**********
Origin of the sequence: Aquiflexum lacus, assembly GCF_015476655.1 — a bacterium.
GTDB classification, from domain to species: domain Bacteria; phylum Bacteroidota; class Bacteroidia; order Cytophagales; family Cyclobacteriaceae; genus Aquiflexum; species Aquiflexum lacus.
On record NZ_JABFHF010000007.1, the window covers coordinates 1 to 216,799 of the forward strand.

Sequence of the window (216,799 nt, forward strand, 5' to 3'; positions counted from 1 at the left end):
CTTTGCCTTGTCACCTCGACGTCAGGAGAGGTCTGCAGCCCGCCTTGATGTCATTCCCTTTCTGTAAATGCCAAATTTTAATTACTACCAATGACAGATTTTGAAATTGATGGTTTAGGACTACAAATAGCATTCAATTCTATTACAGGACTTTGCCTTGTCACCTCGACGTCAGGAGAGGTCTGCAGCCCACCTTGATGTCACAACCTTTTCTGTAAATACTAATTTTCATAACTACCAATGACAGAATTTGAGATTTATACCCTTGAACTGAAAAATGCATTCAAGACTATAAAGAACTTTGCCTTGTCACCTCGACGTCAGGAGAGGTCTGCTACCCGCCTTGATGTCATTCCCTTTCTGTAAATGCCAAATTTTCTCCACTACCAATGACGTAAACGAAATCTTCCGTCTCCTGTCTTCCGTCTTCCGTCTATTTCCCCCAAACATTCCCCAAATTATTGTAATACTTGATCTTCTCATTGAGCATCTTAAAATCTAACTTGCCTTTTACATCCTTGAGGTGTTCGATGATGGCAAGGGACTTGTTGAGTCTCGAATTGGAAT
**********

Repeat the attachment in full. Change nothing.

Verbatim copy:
Origin of the sequence: Aquiflexum lacus, assembly GCF_015476655.1 — a bacterium.
GTDB classification, from domain to species: domain Bacteria; phylum Bacteroidota; class Bacteroidia; order Cytophagales; family Cyclobacteriaceae; genus Aquiflexum; species Aquiflexum lacus.
On record NZ_JABFHF010000007.1, the window covers coordinates 1 to 216,799 of the forward strand.

Sequence of the window (216,799 nt, forward strand, 5' to 3'; positions counted from 1 at the left end):
CTTTGCCTTGTCACCTCGACGTCAGGAGAGGTCTGCAGCCCGCCTTGATGTCATTCCCTTTCTGTAAATGCCAAATTTTAATTACTACCAATGACAGATTTTGAAATTGATGGTTTAGGACTACAAATAGCATTCAATTCTATTACAGGACTTTGCCTTGTCACCTCGACGTCAGGAGAGGTCTGCAGCCCACCTTGATGTCACAACCTTTTCTGTAAATACTAATTTTCATAACTACCAATGACAGAATTTGAGATTTATACCCTTGAACTGAAAAATGCATTCAAGACTATAAAGAACTTTGCCTTGTCACCTCGACGTCAGGAGAGGTCTGCTACCCGCCTTGATGTCATTCCCTTTCTGTAAATGCCAAATTTTCTCCACTACCAATGACGTAAACGAAATCTTCCGTCTCCTGTCTTCCGTCTTCCGTCTATTTCCCCCAAACATTCCCCAAATTATTGTAATACTTGATCTTCTCATTGAGCATCTTAAAATCTAACTTGCCTTTTACATCCTTGAGGTGTTCGATGATGGCAAGGGACTTGTTGAGTCTCGAATTGGAAT